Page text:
As we approach the 100th anniversary of the Jallianwala Bagh massacre in Amritsar in 1919, Pat McFadden has coordinated a cross party letter to the Government, calling for an official apology.
This letter has support from more than 80 MPs from different parties, including Labour, Conservative, SNP and DUP members.
When speaking in the recent Westminster Hall debate, Pat stated ‘it shouldn’t take 100 years to say sorry for such a terrible crime, but saying sorry 100 years on is better than not saying sorry at all.
Please find the text of the letter below:
The Rt Hon Jeremy Hunt MP
Secretary of State for Foreign and Commonwealth Affairs
Foreign & Commonwealth Office
King Charles Street
100th Anniversary of the Jallianwala Bagh Massacre, Amritsar
We are writing to you on the 100th anniversary of the Jallianwala Bagh massacre in Amritsar in April 1919. You will be familiar with the facts of this terrible day, when General Dyer ordered his troops to open fire on an unarmed crowd of thousands of people in the Jallianwalla garden. They were in an enclosed space, surrounded almost entirely by walls. The official estimate is that 379 innocent people were killed, with three or four times that number wounded, though other estimates say the numbers of dead and injured were much higher.
A few months after the massacre, speaking in the House of Commons on 8th July 1919 Churchill, who was Secretary of State for War at the time referred to the massacre as “the slaughter of nearly 400 persons and the wounding of probably three to four times as many, at the Jallian Wallah Bagh on 13th April. That is an episode which appears to me to be without precedent or parallel in the modern history of the British Empire. It is an event of an entirely different order from any of those tragical occurrences which take place when troops are brought into collision with the civil population. It is an extraordinary event, a monstrous event, an event which stands in singular and sinister isolation.”
Churchill went on to describe in graphic, horrific detail what had happened, “The crowd was unarmed, except with bludgeons. It was not attacking anybody or anything. It was holding a seditious meeting. When fire had been opened upon it to disperse it, it tried to run away. Pinned up in a narrow place considerably smaller than Trafalgar Square, with hardly any exits, and packed together so that one bullet would drive through three or four bodies, the people ran madly this way and the other. When the fire was directed upon the centre, they ran to the sides. The fire was then directed to the sides. Many threw themselves down on the ground, the fire was then directed down on the ground. This was continued for 8 to 10 minutes, and it stopped only when the ammunition had reached the point of exhaustion.”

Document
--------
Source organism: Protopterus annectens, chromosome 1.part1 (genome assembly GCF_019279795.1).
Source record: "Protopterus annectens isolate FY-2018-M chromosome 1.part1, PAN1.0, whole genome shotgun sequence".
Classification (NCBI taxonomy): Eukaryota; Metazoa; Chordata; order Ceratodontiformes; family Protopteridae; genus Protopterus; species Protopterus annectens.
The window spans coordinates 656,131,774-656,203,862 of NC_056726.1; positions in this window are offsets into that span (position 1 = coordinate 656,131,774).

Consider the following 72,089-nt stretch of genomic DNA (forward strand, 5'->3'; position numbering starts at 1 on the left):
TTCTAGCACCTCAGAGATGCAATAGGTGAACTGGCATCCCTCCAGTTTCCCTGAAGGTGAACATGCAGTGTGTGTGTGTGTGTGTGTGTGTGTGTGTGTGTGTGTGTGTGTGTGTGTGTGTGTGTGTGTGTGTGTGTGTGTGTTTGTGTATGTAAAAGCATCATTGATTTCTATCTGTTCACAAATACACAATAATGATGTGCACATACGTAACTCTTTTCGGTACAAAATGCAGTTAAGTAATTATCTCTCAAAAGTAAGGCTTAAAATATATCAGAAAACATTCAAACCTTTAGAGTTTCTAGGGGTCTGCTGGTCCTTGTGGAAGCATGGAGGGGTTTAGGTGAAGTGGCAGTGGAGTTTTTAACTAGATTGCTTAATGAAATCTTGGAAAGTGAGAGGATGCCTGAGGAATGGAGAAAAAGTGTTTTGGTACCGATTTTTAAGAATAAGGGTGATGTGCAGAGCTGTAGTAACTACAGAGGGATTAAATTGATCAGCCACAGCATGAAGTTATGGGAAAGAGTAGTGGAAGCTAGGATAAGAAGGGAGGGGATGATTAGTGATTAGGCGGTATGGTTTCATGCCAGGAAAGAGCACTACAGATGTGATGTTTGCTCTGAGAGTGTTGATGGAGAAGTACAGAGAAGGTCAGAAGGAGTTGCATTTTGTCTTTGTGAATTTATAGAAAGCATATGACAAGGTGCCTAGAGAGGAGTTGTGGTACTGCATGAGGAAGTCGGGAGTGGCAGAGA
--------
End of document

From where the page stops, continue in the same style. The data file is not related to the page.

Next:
When Prime Minister David Cameron visited the site in 2013 he described the events as “deeply shameful” but stopped short of an official apology. We believe that the approach of the 100th anniversary of this event provides an opportunity to go further and to issue an official apology. A debate in Westminster Hall on 9th April also saw cross party support for an apology.
Some might ask, why just this atrocity? Why not others? Yet it is never a good argument to say that because you cannot do everything, you should do nothing. “What aboutery” is not a good reason to avoid doing the right thing. This was an event which stands out in history and which has caused real and lasting pain both in India and among UK citizens with family roots in India.
Relations between the UK and India today are friendly and constructive. Yet that does not mean an apology would not do good. It would be a recognition, 100 years on, of the terrible nature of what happened at Jallianwala Bagh.
We hope that on the 100th anniversary of the massacre the Government will consider this call for an apology anew. We cannot turn back time or erase the past, but we can take steps to recognise what happened and to respond in a way that befits a modern relationship between two countries which today enjoy normal and positive diplomatic relations.
Rt Hon Pat McFadden MP
Wolverhampton South East
- Bob Blackman MP Emma Lewell-Buck MP
- Preet Gill MP Kerry McCarthy MP
- Tom Tugendhat MP Rosena Allin Khan MP
- Tanmanjeet Singh Dhesi MP Julie Elliot MP
- Martin Docherty-Hughes MP Alex Sobel MP
- Jeremy Lefroy MP Ellie Reeves MP
- Seema Malhotra MP Debbie Abrahams MP
- Alison Thewliss MP Tonia Antoniazzi MP
- Luke Pollard MP Valerie Vaz MP
- Jonathan Ashworth MP Ann Clywd MP
- Andrew Mitchell MP Kevin Barron MP
- Darren Jones MP John Spellar MP
- Eddie Hughes MP Madeleine Moon MP
- Ian Murray MP Barry Sheerman MP
- David Hanson MP Thelma Walker MP
- Ruth Cadbury MP Liz Kendall MP
- Peter Kyle MP Anna Turley MP
- Steve Pound MP Ruth Smeeth MP
- Adrian Bailey MP Stephen Doughty MP
- Mike Gapes MP Lord Roy Kennedy MP
- Chris Williamson MP Wes Streeting MP
- Steve McCabe MP Phil Wilson MP
- Andrew Slaughter MP Neil Coyle MP
- Louise Haigh MP Helen Hayes MP
- Martin Whitfield MP Rosie Duffield MP
- Emma Reynolds MP Rushanara Ali MP
- Julie Elliot MP Stephen Morgan MP
- Martyn Day MP Barry Gardiner MP
- Ruth George MP Kate Green MP
- Virendra Sharma MP Nic Dakin MP
- Angela Smith MP Catherine West MP
- Tom Brake MP Gareth Thomas MP
- Jo Swinson MP Thangam Debbonaire MP
- Stephen Timms MP Stephen Kinnock MP
- Khalid Mahmood MP Lucy Powell MP
- Eleanor Smith MP Dominic Grieve MP
- Catherine McKinnell MP Margaret Hodge MP
- Stella Creasy MP Jess Philips MP
- Lilian Greenwood MP Jack Dromey MP
- Jim Shannon MP Matt Western MP
- Imran Hussain MP